OCD MRI study for teenagers aged 16-19 Cambridge University

Posted on: December 15th, 2022

The University of Cambridge is investigating the brain bases of adaptive behaviour/learning in adolescents and the implications for Obsessive-Compulsive Disorder (OCD) (Ethical approval no. REC: 16/EE/0465 supported by NIHR Cambridge Biomedical Research Centre: Mental Health Theme). They previously carried out a similar study in adults and have found promising results that are in preparation for publication. They are now aiming to deepen their knowledge of brain development by testing the same neurocognitive processes in teenagers.  

Specifically, their research aims to find out more about the brain chemicals relevant to adaptive behaviour and learning. To do this, they will use a non-invasive, well-tolerated brain imaging technique, called Magnetic Resonance Imaging (MRI). This will allow them to learn how the brain works by looking at the flow of chemicals to different brain parts while the brain is at rest. For this, they hope to gain a better understanding of the psychological, behavioural, and neural characteristics of the developing brain. Furthermore, by analysing brain data from people both with and without OCD, they hope to identify possible differences between the two groups which could inform novel drug therapies for OCD.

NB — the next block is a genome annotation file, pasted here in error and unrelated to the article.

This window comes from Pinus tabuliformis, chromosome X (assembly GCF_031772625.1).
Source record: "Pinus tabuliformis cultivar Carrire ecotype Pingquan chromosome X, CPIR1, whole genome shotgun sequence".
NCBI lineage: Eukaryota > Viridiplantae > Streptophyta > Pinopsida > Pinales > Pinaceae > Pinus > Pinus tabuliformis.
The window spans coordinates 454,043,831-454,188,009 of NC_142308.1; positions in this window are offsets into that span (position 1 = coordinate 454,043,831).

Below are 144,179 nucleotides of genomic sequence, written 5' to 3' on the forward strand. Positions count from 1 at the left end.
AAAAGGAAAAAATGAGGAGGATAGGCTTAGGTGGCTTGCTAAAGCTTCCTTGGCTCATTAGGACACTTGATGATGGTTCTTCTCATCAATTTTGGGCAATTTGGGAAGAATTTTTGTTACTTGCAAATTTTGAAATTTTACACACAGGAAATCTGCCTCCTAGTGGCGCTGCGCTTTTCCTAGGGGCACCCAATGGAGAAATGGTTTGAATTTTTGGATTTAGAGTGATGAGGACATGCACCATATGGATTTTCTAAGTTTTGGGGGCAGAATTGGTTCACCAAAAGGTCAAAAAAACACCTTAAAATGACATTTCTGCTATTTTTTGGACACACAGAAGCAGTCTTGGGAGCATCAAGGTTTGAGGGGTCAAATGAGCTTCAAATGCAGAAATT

For this study, they are looking for:  

  • Teenagers aged 16 to 19 years old 
  • Both with and without OCD  
  • No permanent dental braces or lingual wires (normal fillings are fine) 

Study participation involves an MRI scan which takes place at the Wolfson Brain Imaging Centre in Cambridge, Addenbrooke’s Hospital site and computerized games outside of the scanner. They will assess potential participants’ eligibility for an MRI scan. They can see participants on weekdays, weekends and during the school holidays. For a more detailed description of the study, you can get in touch with them at robbinslab@psychol.cam.ac.uk – they are very happy to answer any questions you may have about our research or what it is like to be a part of behavioural neuroscience research.